The Department of Homeland Security has asked Catholic churches in California to temporarily house and feed groups of Central American migrants until 2016, according to an official at the diocese of San Bernardino.
But any unpaid cooperation is legally questionable, because it may be intended to bypass Congress’ authority to fund — or to not fund — federal agencies’ new practice of distributing the flood of migrant families to homes across the country.
The department “has reached out to the diocese and the bishop, and asked us to shelter families in transition,” Maria Christina Mendez, at the Office of Hispanic Affairs, told The Daily Caller. The services would be needed for the next 18 months, “or longer,” she said.
In response, the diocese has offered to let family groups of migrants stay at its buildings for up to three days, while they are being relayed by federal immigration agencies to cities and towns where they want to live, she said.
“Some of them are going to the East Coast, some of them are going all the way up north,” she told The Daily Caller.
The illegal inflow includes at least 100,000 people since October. Many are in so-called “family units” of adults and children.
At least 50,000 migrants are unaccompanied youths and children, many of which are being sent by smugglers — dubbed “coyotes” — to their parents who are illegally living in the United States. Roughly half of the youths are males who say they are aged between 14 and 17. These youths and children are not being sent to the Catholic diocese.
So far, one convoy of family groups has been sent to the diocese, said Virginia Kice, western region communications director at U.S. Immigration and Customs Enforcement. The transfer of migrants into California has been suspended following public protests in Murrieta, Calif., she said.
The diocese has offered to shelter and feed the migrants at some of its facilities, including a convent and a school, Mendez said.
“None of them are going to stay more than 72 hours, we’ve been told,” she said.
The diocese’ activities were exposed only after parishioners called into Rush Limbaugh’s radio show to protest the bishop’s agreement to provide shelter to the families for DHS.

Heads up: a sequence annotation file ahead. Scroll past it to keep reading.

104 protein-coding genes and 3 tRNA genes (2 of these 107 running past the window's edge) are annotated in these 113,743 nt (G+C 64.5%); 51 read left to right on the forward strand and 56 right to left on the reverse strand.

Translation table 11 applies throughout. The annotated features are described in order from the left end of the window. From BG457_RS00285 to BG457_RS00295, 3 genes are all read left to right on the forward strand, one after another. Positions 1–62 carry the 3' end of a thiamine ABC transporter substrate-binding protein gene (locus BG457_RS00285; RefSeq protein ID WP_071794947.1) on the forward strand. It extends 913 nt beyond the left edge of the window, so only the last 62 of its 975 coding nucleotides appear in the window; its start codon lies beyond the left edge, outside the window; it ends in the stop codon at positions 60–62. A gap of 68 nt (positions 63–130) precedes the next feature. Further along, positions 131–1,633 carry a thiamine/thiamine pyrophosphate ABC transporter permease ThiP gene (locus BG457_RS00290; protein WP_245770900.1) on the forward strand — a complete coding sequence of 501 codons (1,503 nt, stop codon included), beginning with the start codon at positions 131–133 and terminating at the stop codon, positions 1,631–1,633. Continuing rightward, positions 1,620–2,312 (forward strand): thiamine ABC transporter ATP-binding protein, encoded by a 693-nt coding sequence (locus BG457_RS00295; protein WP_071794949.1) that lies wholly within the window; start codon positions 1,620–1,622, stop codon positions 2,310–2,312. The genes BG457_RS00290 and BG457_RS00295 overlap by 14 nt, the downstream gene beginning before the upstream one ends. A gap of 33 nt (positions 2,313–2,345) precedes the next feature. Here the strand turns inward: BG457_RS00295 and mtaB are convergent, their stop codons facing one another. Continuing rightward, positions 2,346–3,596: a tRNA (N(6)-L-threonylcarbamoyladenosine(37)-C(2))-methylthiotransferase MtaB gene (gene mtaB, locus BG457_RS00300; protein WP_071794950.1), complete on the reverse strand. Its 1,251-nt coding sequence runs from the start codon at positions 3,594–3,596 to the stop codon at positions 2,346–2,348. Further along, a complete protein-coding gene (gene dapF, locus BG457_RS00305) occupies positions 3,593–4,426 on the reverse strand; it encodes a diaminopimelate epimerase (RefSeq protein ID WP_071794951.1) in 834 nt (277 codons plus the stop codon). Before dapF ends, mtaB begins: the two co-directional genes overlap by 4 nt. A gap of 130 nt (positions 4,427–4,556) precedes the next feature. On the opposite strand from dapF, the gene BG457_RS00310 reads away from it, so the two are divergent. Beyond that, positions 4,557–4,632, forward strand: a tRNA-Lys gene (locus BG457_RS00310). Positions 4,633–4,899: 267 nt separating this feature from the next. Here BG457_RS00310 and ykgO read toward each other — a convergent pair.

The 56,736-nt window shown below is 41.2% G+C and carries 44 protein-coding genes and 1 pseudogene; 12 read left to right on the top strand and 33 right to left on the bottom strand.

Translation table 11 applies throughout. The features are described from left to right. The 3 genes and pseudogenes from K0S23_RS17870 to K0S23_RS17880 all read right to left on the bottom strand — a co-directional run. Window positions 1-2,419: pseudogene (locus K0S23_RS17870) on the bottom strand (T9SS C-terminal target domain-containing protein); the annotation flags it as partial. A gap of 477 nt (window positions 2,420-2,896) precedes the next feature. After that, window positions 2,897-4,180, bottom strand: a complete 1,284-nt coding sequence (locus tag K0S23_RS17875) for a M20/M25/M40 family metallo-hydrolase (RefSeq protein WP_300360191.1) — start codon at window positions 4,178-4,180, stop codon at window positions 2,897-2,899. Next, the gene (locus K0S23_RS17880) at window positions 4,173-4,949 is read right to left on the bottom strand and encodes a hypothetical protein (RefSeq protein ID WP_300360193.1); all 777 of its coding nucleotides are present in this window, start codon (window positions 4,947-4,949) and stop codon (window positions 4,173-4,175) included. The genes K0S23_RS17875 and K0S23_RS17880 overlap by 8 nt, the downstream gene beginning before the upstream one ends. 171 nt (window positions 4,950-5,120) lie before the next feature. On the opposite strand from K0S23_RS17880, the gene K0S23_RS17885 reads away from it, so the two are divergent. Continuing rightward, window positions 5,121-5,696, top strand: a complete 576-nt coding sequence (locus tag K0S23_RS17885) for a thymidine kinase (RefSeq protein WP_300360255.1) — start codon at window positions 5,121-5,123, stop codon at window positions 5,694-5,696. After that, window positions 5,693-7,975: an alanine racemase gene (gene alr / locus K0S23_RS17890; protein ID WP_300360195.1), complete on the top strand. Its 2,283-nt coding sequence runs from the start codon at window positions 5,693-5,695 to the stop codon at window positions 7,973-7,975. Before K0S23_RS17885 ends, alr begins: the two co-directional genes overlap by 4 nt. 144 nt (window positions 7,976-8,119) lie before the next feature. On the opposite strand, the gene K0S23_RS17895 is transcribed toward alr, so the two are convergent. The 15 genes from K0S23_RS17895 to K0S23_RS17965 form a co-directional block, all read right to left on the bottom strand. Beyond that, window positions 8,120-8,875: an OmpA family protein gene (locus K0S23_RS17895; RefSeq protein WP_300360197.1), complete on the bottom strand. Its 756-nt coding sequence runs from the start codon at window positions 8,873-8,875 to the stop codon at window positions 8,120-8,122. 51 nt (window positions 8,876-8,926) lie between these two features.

“They have made the decision that they’re going to absorb the immigrants that are coming through because the federal government called the bishop’s office on Monday,” said one of the parishioners, named Ann. “The church will reimburse us for any out-of-pocket expenses and we were told not to talk to anybody about it, especially the media.”
They were told to be silent to prevent any local protests, Ann said. “They don’t want a lot of people there at the churches when they busload these mothers and children,” said Ann.
The church’s provision of free services to DHS — and its reported offer to pay homeowners for services given to DHS — however, are also potentially illegal.
Federal law, dubbed the Anti-Deficiency Act, prevents government agencies from taking free services from people or private organizations, because that would allow the agencies to bypass congressional power of the purse.
“We reached out … to a number of community and faith-based groups several weeks ago,” Kice said. “They could serve an an invaluable intermediary in the process. … Our goal was simply to mitigate the impact on the migrants, to try to make their transition easier.”
The adult migrants and their children are being dispatched to regional ICE offices, where local officers will decide whether their claims of persecution or claims for asylum are sufficiently justified to deserve a court case, she said.
But, she said, “we didn’t provide any assurance of reimbursement.”
The agencies can accept services in emergencies where lives are threatened. But there is no evidence that any migrants are endangered once they are detained.
The legality of particular actions are “fact specific, and it is really hard to make a determination” without a careful analysis, said Ray Natter, a lawyer with the D.C. firm of Barnett Sivon & Natter, P.C.
But, “the general rule is you can’t provide voluntary services to the government,” said Natter, who is the author of a report on the issue, and a former counsel to the Senate’s banking committee.
The Catholic Church’s charitable arm does receive funding for immigration-related services from the federal government.
The church’s charity is a Christian duty, not a political stance, Mendez said. “We don’t have anything to do with immigration — we’re just providing food, clothing and shelter.”
The Catholic diocese in El Paso, Texas, has already helped 1,500 of the migrants, Mendez said.
The San Bernardino diocese spokesman, John Andrews, did not return calls seeking information.
Roughly 50 percent of the migrant youths will get to stay in the United States, Kevin Appleby, the director of migration policy for the Conference of Catholic Bishops, said in July.
On July 8, the administration asked Congress for $3.7 billion, at least half of which is intended to help the illegals settle into new homes in American cities and towns.
So far, GOP legislators have rejected Obama’s budget request, and have urged him to use existing laws and authorities to block and deter the mass migration from Central America.